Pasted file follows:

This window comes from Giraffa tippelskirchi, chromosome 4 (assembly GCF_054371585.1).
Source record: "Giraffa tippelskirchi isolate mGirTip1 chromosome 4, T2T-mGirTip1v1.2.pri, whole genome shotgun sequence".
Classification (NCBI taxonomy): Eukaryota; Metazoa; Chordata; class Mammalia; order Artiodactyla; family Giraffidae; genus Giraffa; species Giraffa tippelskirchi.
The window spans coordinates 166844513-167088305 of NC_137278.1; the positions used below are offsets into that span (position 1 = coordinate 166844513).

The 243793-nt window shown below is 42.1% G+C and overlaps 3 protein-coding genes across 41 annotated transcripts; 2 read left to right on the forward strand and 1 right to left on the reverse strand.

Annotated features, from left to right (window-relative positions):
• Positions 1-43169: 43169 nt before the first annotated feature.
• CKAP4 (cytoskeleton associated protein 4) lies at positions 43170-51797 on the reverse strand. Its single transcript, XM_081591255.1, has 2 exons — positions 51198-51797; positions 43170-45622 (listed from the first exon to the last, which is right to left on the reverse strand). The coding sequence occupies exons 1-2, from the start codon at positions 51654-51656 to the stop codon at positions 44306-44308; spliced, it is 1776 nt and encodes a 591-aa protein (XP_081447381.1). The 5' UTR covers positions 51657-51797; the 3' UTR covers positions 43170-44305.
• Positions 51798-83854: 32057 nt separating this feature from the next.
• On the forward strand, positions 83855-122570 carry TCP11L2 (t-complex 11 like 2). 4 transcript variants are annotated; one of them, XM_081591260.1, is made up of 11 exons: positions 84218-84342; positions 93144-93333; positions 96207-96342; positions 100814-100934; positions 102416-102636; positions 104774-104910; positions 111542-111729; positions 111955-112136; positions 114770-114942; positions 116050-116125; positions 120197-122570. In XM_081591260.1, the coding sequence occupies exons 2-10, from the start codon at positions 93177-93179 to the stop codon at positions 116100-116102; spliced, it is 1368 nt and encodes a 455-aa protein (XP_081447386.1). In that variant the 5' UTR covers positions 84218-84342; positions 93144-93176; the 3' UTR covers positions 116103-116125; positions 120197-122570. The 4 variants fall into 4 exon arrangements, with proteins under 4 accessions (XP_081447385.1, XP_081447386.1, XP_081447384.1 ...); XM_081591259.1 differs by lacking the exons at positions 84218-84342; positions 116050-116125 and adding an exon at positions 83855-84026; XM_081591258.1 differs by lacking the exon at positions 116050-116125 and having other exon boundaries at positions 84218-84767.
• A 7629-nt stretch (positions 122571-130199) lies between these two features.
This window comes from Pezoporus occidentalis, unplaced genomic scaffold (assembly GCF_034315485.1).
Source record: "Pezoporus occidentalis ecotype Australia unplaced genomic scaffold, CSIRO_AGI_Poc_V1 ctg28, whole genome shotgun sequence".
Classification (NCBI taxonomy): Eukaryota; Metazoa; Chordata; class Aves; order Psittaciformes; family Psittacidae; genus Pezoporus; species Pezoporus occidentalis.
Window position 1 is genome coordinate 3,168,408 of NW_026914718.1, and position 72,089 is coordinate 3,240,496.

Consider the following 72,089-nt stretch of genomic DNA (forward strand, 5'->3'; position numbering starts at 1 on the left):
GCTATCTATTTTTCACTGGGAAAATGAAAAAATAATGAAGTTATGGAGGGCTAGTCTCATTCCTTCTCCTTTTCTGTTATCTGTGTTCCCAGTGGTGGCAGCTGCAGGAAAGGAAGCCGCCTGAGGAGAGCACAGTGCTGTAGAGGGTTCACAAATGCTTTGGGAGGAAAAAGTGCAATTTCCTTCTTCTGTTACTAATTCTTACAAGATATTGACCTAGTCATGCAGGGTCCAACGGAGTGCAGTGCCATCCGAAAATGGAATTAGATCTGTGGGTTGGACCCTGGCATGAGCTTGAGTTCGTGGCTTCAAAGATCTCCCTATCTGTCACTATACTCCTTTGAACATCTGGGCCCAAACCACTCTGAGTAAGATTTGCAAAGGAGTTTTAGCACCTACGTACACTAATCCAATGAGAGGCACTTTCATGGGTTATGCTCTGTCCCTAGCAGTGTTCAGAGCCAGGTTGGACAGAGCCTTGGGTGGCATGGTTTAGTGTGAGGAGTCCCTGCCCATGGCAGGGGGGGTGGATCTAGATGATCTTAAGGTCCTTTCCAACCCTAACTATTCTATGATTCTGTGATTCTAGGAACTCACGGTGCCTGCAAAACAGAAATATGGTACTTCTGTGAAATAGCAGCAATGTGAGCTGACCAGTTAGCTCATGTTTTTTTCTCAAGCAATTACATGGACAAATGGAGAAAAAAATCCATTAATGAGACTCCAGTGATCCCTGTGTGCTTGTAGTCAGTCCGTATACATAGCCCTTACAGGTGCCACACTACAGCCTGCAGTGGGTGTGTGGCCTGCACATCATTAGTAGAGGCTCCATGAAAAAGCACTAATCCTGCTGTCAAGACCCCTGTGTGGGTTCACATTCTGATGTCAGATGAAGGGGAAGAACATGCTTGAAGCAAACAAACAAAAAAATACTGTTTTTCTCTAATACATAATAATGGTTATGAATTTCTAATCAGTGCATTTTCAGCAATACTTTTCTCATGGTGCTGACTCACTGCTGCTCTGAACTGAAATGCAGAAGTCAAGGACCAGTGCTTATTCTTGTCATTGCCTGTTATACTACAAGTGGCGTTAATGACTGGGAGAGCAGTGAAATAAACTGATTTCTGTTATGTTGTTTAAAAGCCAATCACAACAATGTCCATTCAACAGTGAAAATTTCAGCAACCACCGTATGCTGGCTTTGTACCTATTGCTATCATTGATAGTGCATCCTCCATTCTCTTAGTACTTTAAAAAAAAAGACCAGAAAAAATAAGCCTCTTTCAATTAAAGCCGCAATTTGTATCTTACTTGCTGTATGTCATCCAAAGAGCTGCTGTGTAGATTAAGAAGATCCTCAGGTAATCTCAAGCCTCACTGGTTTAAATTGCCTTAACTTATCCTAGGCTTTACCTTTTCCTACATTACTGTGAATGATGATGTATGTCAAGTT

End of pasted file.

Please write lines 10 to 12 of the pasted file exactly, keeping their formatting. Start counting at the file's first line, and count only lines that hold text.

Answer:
• On the forward strand, positions 83855-122570 carry TCP11L2 (t-complex 11 like 2). 4 transcript variants are annotated; one of them, XM_081591260.1, is made up of 11 exons: positions 84218-84342; positions 93144-93333; positions 96207-96342; positions 100814-100934; positions 102416-102636; positions 104774-104910; positions 111542-111729; positions 111955-112136; positions 114770-114942; positions 116050-116125; positions 120197-122570. In XM_081591260.1, the coding sequence occupies exons 2-10, from the start codon at positions 93177-93179 to the stop codon at positions 116100-116102; spliced, it is 1368 nt and encodes a 455-aa protein (XP_081447386.1). In that variant the 5' UTR covers positions 84218-84342; positions 93144-93176; the 3' UTR covers positions 116103-116125; positions 120197-122570. The 4 variants fall into 4 exon arrangements, with proteins under 4 accessions (XP_081447385.1, XP_081447386.1, XP_081447384.1 ...); XM_081591259.1 differs by lacking the exons at positions 84218-84342; positions 116050-116125 and adding an exon at positions 83855-84026; XM_081591258.1 differs by lacking the exon at positions 116050-116125 and having other exon boundaries at positions 84218-84767.
• A 7629-nt stretch (positions 122571-130199) lies between these two features.
This window comes from Pezoporus occidentalis, unplaced genomic scaffold (assembly GCF_034315485.1).